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Commuter Chaos for Fans at 2014 Super Bowl

Commuter Chaos for Fans at 2014 Super Bowl

Chaos on transit platforms erupted into anger and fist throwing by fans traveling to and from MetLife Stadium, the venue for Super Bowl XLVIII.On Sunday, Superbowl attendees were encouraged by organizers to use public transportation to mitigate traffic congestion and make their day more free flowing. Unfortunately, the 28,000 people who bought transit tickets to the Meadowlands were far more than organizers had expected, which caught security personnel at the train stations woefully unprepared. “We completely lost control,” a stadium security guard told the Daily News.

“Secaucus [New Jersey] was chaos. There was no guard rail or barrier to get in line so people were fighting and yelling at each other. Finally they sent three cops up to try and handle the situation, but we are talking thousands of people just trying to get onto the platform for the next train — there was no organization,” Los Angeles-based Broncos fan Krysten Peek told The Hollywood Reporter. She continued, saying that, “It was so easy at Penn Station [NYC terminal], they had 20 volunteers, but then you get off at Secaucus and it was like they forgot there was a Super Bowl that day. I couldn’t believe it!” Krysten finally got to her seat to watch the game after three hours of commuting and withstanding five different security check points.

Peek, a sports media professional, who goes to many high-profile sporting events admitted that, “I have never heard of people talk about the transportation issues like this. There was such a sense of urgency to get in.” Actually, with the average ticket costing $1,800, commuting delays might make one a bit anxious. The tension on the train platforms grew as game time drew closer. Kristan explained that, “The first train was at 1:30 p.m. — that was packed — then the next was at 2:30. Anyone who left after that would have missed the beginning of the game because it took so long to get there.”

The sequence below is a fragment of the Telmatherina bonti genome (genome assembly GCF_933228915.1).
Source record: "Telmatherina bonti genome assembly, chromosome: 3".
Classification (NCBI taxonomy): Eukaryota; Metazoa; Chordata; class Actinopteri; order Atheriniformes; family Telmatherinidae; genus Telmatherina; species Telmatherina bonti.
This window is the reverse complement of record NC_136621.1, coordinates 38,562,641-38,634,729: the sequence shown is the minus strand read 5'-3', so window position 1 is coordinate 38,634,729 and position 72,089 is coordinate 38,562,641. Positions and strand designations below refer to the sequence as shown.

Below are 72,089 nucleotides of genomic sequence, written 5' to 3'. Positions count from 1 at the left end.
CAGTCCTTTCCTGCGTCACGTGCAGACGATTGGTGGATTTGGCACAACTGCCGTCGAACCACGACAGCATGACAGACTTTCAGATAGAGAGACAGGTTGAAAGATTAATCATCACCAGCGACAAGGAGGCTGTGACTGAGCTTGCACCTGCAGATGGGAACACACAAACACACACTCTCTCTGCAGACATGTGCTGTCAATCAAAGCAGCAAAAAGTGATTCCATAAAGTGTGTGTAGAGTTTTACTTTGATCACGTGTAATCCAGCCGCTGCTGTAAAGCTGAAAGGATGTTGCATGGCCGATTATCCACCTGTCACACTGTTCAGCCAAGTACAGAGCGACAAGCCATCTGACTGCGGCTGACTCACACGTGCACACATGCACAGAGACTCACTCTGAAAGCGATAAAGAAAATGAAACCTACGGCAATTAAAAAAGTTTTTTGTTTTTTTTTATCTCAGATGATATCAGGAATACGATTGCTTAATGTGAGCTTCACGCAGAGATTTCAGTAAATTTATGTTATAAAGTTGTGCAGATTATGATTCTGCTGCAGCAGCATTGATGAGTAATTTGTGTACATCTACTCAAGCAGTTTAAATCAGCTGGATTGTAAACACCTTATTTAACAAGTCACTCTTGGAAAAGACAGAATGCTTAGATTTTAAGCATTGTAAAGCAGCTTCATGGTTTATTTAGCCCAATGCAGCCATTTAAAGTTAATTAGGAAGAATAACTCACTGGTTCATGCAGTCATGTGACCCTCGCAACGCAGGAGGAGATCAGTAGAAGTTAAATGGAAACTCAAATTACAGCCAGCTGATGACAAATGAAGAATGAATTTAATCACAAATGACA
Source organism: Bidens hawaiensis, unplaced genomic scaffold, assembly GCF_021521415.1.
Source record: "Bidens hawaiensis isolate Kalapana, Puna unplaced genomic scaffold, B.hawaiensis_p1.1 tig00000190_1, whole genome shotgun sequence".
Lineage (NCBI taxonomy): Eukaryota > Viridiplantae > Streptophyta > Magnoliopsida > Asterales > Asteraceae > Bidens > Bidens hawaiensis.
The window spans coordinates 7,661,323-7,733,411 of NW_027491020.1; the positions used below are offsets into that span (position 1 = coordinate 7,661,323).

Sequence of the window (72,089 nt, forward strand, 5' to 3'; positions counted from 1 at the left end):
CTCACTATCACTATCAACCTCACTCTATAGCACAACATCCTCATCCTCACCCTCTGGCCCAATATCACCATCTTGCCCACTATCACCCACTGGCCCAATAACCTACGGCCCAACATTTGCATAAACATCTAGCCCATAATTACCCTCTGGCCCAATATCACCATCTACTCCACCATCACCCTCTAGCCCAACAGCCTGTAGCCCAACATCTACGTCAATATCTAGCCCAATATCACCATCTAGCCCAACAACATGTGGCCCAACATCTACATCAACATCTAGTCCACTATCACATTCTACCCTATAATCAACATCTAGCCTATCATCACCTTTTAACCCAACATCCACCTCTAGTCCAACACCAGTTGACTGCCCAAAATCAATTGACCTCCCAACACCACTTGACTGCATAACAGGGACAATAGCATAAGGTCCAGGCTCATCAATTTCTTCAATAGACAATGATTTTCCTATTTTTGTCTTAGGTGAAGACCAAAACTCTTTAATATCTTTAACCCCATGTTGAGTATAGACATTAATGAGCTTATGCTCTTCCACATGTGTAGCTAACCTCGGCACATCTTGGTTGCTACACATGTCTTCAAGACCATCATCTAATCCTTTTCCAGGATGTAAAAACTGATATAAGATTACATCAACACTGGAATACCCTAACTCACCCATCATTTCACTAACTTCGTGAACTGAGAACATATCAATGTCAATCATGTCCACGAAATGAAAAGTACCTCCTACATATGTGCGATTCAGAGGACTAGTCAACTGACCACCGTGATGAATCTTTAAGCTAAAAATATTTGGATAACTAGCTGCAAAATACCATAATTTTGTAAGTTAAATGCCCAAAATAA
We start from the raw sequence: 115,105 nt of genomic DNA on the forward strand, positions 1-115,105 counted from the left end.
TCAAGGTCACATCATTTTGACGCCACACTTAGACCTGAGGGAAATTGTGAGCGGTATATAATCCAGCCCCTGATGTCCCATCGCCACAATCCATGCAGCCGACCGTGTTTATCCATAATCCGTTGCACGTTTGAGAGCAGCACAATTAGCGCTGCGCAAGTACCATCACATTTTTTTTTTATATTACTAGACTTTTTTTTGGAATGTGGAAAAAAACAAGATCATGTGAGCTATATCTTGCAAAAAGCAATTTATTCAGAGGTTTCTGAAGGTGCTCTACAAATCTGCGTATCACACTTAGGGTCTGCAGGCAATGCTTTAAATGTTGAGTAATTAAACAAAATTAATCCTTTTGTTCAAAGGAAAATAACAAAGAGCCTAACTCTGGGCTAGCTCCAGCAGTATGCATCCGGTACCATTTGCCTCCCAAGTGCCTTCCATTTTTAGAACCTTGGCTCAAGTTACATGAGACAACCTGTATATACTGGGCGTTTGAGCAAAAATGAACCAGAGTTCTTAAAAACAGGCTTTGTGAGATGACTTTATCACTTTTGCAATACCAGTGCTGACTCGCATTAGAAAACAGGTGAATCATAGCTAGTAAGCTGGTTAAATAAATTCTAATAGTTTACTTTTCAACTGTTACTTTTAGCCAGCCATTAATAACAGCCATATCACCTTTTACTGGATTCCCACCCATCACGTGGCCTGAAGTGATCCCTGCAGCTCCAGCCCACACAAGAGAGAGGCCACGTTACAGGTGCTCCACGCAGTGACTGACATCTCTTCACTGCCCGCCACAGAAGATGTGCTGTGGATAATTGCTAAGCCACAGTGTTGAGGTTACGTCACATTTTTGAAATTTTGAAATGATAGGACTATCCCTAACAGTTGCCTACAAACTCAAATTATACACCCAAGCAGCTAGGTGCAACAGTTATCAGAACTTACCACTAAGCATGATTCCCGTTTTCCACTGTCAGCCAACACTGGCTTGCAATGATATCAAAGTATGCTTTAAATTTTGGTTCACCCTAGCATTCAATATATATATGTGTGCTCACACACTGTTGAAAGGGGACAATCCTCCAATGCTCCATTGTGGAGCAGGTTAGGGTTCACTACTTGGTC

The soon-to-be-disappointed Bronco’s fan further explained that, when the frantic passengers finally got to the stadium, they were greeted by “airport-style checkpoints” and long lines with more security stops along the way. Peek understands that NYC is a high risk target, “but that was ridiculous. I was so sick of standing in line after line after line.”

After the game, fans emptied the stadium quickly. Many did not stay for the Lombardi trophy presentation, anticipating what was in store for them on the way home. “This is the worst place to host a Super Bowl ever,” said Ryan Beall, 30, of Seattle. “Fifty cities could have handled this better. Logistically, this is terrible. New Jersey should be embarrassed.”

Hearty fans who waited around to watch the presentation had 70-minute waits on windy train platforms. The bedlam at the Meadowlands didn’t deter viewers at home, where a  a record-setting 111.5 million people watched the Seahawks trounce the Broncos 48-3, making it the most-watched program in U.S. television history.

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